Military

Cooperation between the Algerian and U.S. militaries continues to grow. Exchanges between both sides are frequent, and Algeria has hosted senior U.S. military officials. In May 2005, the United States and Algeria conducted their first formal joint military dialogue in Washington, DC; the second joint military dialogue took place in Algiers in November 2006. The NATO Supreme Allied Commander, Europe and Commander, U.S. European Command, General James L. Jones visited Algeria in June and August 2005, and then-Secretary of Defense Donald Rumsfeld visited Algeria in February 2006. The United States and Algeria have also conducted bilateral naval and Special Forces exercises, and Algeria has hosted U.S. Navy and Coast Guard ship visits. In addition, the United States has a modest International Military Education and Training (IMET) Program ($824,000 in FY 2006) for training Algerian military personnel in the United States, and Algeria participates in the Trans-Sahara Counter-Terrorism Partnership (TSCTP).

Education and culture

The United States has implemented modest university linkages programs and has placed two English-Language Fellows, the first since 1993, with the Ministry of Education to assist in the development of English as a Second Language (ESL) courses at the Ben Aknoune Training Center. In 2006, Algeria was again the recipient of a grant under the Ambassadors' Fund for Cultural Preservation. That fund provided a grant of $106,110 to restore the El Pacha Mosque in Oran. Algeria also received an $80,000 grant to fund microscholarships to design and implement an American English-language program for Algerian high school students in four major cities.

Initial funding through the Middle East Partnership Initiative (MEPI) has been allocated to support the work of Algeria's developing civil society through programming that provides training to journalists, businesspersons, legislators, Internet regulators, and the heads of leading nongovernmental organizations. Additional funding through the U.S. Department of State's Human Rights and Democracy Fund will assist civil society groups focusing on the issues of the disappeared, and Islam and democracy.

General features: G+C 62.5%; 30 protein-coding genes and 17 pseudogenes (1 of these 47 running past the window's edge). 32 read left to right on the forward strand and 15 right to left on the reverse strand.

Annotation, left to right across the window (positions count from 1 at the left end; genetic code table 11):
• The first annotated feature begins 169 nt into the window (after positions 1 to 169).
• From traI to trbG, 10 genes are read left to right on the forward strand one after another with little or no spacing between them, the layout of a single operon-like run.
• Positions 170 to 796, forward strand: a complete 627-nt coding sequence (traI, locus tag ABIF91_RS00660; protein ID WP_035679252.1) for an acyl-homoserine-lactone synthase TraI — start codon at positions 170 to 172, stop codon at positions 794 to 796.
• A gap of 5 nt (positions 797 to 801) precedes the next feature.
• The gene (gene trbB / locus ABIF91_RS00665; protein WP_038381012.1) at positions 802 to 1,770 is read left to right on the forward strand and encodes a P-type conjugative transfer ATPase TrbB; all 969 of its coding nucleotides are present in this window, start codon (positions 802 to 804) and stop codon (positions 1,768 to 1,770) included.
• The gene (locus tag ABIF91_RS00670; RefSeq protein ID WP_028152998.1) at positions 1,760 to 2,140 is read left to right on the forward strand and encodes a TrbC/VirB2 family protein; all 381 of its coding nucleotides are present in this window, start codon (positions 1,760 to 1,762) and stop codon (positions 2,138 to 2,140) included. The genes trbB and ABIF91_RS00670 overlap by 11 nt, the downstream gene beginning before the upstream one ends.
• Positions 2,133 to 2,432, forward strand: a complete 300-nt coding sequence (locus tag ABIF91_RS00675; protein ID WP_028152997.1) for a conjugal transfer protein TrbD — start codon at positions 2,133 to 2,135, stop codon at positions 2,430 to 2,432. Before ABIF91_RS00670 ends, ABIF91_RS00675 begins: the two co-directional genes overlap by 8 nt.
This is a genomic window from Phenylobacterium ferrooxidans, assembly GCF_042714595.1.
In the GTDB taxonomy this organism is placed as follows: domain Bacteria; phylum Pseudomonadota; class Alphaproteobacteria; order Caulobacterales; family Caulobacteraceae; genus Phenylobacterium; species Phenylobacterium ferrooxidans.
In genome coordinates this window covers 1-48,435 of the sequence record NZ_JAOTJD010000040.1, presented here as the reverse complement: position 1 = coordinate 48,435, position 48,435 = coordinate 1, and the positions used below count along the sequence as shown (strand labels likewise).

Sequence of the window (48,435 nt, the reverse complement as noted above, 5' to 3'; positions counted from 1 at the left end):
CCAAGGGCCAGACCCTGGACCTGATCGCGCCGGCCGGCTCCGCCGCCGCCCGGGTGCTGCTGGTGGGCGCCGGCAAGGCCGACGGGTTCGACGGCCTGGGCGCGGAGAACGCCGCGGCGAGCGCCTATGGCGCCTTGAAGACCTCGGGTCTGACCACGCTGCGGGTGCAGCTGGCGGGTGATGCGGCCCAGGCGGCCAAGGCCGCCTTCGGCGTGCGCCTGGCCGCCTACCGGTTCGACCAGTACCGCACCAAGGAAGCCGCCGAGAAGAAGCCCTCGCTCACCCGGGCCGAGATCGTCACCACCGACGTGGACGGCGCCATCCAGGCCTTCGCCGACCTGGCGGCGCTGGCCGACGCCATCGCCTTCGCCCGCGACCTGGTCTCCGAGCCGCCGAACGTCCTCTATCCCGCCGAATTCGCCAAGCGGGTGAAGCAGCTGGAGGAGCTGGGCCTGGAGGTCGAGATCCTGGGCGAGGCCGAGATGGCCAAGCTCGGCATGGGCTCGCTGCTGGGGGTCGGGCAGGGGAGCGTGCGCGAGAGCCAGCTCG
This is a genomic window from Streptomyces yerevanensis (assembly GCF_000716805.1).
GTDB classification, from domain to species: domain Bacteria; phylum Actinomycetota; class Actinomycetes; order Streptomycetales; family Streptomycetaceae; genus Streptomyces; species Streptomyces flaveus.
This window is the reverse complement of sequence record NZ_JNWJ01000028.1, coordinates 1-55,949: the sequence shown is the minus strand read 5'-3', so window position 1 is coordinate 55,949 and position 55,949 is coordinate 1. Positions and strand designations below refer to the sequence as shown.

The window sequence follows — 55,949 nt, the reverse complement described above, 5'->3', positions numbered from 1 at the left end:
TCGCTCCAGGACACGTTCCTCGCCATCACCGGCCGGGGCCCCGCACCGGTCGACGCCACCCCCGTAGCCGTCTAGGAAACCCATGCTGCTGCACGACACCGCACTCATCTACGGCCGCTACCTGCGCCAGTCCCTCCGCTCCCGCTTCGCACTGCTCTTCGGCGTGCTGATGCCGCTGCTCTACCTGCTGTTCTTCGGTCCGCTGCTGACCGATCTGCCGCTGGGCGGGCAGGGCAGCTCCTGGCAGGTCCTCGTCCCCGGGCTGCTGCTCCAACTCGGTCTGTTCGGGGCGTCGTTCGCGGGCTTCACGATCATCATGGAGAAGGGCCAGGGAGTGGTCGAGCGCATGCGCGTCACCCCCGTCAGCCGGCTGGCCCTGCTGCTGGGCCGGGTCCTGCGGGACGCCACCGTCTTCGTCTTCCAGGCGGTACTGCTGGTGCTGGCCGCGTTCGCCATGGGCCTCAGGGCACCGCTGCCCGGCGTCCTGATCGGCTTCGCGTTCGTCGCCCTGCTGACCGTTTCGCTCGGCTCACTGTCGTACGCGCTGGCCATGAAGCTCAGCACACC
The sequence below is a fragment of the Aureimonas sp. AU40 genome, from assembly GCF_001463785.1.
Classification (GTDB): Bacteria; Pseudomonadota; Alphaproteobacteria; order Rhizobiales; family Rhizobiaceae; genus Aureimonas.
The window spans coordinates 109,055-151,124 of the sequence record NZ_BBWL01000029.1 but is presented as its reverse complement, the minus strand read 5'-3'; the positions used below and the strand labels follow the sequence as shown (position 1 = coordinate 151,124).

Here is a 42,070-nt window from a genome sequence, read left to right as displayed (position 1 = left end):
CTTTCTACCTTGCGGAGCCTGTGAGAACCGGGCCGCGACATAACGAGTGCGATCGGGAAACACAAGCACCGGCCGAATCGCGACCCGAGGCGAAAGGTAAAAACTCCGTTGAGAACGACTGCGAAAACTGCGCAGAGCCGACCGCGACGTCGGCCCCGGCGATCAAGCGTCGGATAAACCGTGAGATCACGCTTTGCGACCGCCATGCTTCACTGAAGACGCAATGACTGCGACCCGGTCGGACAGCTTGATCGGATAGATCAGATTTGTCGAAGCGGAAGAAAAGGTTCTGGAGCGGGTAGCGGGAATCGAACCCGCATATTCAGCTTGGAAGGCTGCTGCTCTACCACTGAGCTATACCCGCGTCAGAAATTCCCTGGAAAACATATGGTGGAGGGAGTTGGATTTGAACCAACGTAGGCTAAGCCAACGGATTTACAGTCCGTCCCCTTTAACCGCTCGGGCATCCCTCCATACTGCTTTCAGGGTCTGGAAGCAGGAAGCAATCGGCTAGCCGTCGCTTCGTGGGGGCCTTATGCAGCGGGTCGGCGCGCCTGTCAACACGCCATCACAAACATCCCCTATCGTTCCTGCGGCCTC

Principal U.S. officials

  • AmbassadorRobert S. Ford
  • Deputy Chief of Mission – Thomas F. Daughton
  • Political/Economic Chief – Mark Schapiro
  • Economic/Commercial Officer – Jeffrey Mazur
  • Foreign Commercial Service Officer (resident in Casablanca) – Rick Ortiz
  • Foreign Agriculture Service Officer (resident in Rabat) – Mike Fay
  • Consular Officer – Joshua Fischell
  • Management Officer – Kristi Morton-Lahmar
  • Public Affairs Officer – Rafik Mansour
  • Defense Attaché – Col. Steven Drago, USAF
  • Office of Defense Cooperation – Lt. Col. James D'Amour, USAF
  • Regional Security Officer – Melissa Foynes

Embassies

The U.S. Embassy is at 4 Chemin Cheikh Bachir El-Ibrahimi, Algiers.

See also

References

PD-icon.svg This article incorporates public domain material from websites or documents of the United States Department of State (Background Notes). PD-icon.svg This article incorporates public domain material from websites or documents of the Library of Congress Country Studies.